Saturday, 15 April 2006

Resurrection or immortality?

“I believe ... in the resurrection of the body and the life everlasting.” This has always been the confession of Christian faith. But belief in “resurrection” has time and again been obscured by notions of “immortality.”

According to the doctrine of immortality, human beings have a soul which is naturally immortal. When the body dies, the soul simply continues to exist. Death is not the end of human existence, but only a point of transition from one state of being to another.

If we imagine that human beings are immortal in this way, we can hardly even begin to appreciate what is meant by the word “resurrection.” For resurrection is the very opposite of any sort of natural transition to a life-beyond-death. To believe in resurrection is to believe in a miracle—in something utterly unheard of, unnatural, impossible.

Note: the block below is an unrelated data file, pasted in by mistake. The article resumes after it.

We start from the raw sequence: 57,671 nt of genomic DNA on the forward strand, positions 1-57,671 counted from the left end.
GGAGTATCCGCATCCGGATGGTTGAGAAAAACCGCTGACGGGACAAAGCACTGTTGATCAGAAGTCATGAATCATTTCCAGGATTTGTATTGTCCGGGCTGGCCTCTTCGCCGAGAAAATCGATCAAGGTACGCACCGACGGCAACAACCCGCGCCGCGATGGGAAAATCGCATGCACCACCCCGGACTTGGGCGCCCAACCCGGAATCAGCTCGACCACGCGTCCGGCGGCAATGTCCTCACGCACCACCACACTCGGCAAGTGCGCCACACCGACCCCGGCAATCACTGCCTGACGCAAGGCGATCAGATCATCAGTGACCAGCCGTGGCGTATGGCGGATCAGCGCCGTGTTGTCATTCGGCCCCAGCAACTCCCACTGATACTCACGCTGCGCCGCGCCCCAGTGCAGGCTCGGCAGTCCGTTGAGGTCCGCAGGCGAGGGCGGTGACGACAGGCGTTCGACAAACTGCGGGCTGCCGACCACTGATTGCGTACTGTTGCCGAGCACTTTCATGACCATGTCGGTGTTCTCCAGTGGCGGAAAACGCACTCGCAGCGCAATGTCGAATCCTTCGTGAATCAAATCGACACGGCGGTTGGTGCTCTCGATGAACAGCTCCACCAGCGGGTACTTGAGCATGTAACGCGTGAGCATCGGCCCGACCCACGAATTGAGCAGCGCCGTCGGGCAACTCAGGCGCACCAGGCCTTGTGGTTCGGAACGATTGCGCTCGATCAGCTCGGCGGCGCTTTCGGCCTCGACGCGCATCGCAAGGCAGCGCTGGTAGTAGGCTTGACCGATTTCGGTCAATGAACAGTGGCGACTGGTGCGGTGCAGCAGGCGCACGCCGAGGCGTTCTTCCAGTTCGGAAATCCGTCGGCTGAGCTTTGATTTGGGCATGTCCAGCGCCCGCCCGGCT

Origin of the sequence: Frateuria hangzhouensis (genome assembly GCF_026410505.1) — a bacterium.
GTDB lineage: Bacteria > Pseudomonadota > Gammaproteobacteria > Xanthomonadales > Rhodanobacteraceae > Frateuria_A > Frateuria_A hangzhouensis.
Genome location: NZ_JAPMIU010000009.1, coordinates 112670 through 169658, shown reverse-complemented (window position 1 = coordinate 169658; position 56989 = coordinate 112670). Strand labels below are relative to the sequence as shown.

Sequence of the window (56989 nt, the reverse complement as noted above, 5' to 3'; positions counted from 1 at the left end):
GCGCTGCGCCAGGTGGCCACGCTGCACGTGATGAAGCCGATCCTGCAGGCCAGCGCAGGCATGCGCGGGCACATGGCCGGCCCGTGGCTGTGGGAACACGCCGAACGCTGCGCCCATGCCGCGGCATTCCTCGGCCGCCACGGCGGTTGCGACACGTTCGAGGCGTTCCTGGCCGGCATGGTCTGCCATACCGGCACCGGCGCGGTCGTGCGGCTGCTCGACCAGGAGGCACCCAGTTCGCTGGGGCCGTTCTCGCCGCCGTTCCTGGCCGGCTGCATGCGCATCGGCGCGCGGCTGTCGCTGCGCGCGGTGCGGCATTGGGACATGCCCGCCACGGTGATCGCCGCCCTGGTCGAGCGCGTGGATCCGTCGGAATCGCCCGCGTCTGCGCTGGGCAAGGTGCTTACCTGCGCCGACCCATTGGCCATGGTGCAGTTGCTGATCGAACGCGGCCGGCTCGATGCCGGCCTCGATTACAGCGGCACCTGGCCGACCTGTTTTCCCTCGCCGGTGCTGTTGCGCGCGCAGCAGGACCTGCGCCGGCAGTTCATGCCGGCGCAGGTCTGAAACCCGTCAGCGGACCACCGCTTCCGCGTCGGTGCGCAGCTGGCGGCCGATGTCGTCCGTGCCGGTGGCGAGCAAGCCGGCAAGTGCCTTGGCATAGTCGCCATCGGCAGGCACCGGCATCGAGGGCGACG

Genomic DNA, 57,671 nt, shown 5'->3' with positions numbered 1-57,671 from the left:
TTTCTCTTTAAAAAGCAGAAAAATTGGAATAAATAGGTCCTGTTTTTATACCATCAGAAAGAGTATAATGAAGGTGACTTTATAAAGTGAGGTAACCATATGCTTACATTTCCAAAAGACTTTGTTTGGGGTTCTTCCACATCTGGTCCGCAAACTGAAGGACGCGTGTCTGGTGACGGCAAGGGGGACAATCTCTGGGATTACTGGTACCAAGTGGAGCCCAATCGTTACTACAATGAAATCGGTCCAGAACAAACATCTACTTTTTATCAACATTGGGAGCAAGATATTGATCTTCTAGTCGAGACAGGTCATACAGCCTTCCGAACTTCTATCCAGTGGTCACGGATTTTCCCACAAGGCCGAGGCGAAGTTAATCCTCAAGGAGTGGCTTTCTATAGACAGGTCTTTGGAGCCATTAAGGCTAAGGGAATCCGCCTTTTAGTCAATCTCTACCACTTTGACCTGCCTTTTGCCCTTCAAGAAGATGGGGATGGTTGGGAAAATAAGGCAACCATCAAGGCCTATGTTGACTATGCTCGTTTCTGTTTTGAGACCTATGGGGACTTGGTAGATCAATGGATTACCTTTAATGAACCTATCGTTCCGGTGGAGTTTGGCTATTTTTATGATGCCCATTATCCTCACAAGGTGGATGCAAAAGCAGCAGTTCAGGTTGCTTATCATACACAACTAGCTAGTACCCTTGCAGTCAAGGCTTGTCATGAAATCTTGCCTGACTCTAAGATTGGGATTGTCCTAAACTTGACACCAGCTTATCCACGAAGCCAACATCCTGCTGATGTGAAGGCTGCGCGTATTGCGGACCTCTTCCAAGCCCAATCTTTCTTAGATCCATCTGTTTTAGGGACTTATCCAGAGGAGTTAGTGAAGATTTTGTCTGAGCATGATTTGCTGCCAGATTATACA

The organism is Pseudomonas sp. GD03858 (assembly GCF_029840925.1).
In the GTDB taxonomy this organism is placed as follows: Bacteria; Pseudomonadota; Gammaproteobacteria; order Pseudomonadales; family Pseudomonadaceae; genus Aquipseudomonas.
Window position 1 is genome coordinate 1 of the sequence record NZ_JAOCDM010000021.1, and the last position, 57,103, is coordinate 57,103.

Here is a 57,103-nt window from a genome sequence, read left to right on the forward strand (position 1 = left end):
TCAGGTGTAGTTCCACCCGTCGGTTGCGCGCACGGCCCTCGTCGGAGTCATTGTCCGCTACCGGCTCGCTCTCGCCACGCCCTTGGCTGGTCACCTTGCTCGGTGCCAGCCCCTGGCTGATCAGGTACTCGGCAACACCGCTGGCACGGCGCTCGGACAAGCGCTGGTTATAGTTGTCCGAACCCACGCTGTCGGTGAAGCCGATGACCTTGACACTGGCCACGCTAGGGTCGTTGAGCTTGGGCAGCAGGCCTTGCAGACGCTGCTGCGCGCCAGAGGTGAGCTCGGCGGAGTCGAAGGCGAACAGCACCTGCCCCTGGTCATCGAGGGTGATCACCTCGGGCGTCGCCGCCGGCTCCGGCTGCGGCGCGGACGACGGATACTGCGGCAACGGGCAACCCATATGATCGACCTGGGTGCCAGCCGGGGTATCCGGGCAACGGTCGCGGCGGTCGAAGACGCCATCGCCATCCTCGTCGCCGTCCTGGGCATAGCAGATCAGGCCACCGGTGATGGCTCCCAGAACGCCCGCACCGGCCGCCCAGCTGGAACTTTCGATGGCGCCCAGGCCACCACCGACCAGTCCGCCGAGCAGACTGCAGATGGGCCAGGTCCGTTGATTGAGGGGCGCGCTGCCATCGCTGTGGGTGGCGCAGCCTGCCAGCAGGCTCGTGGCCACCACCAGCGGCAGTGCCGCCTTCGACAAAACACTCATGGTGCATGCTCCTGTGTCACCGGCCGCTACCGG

Death is finality. It is the end of our existence, and it as an end after which there can be no new beginning. Death is the end of all life—so that it is meaningless to speak of an “afterlife,” or of any kind of continuing existence beyond the grave. Even if it were still possible to think of an immaterial “soul” in distinction from the physical “body,” we would have to say that this soul is utterly extinguished by death.

Christian faith affirms all this; but it also says that something unthinkably strange happens: God raises the dead. God does what is intrinsically impossible: he brings new life from death. This is a sheer miracle. It is, in the strictest sense of the term, an impossibility. It is pure contradiction—for to raise the dead means to contradict death itself, to negate death and turn its whole reality upside down. Death is, by definition, the end. But by the act of God death becomes a new beginning! In other words, the resurrection of the dead is the death of death.

As long as our thinking contains even a trace of the notion of “immortality,” we will understand neither the reality of death nor the miracle of resurrection. For to speak of “immortality” is to speak of a possibility latent within human nature. But to speak of “resurrection” is to speak of the act of God. Or, more precisely: to say “resurrection” is to say “God.”

[Reposted from July 2005]

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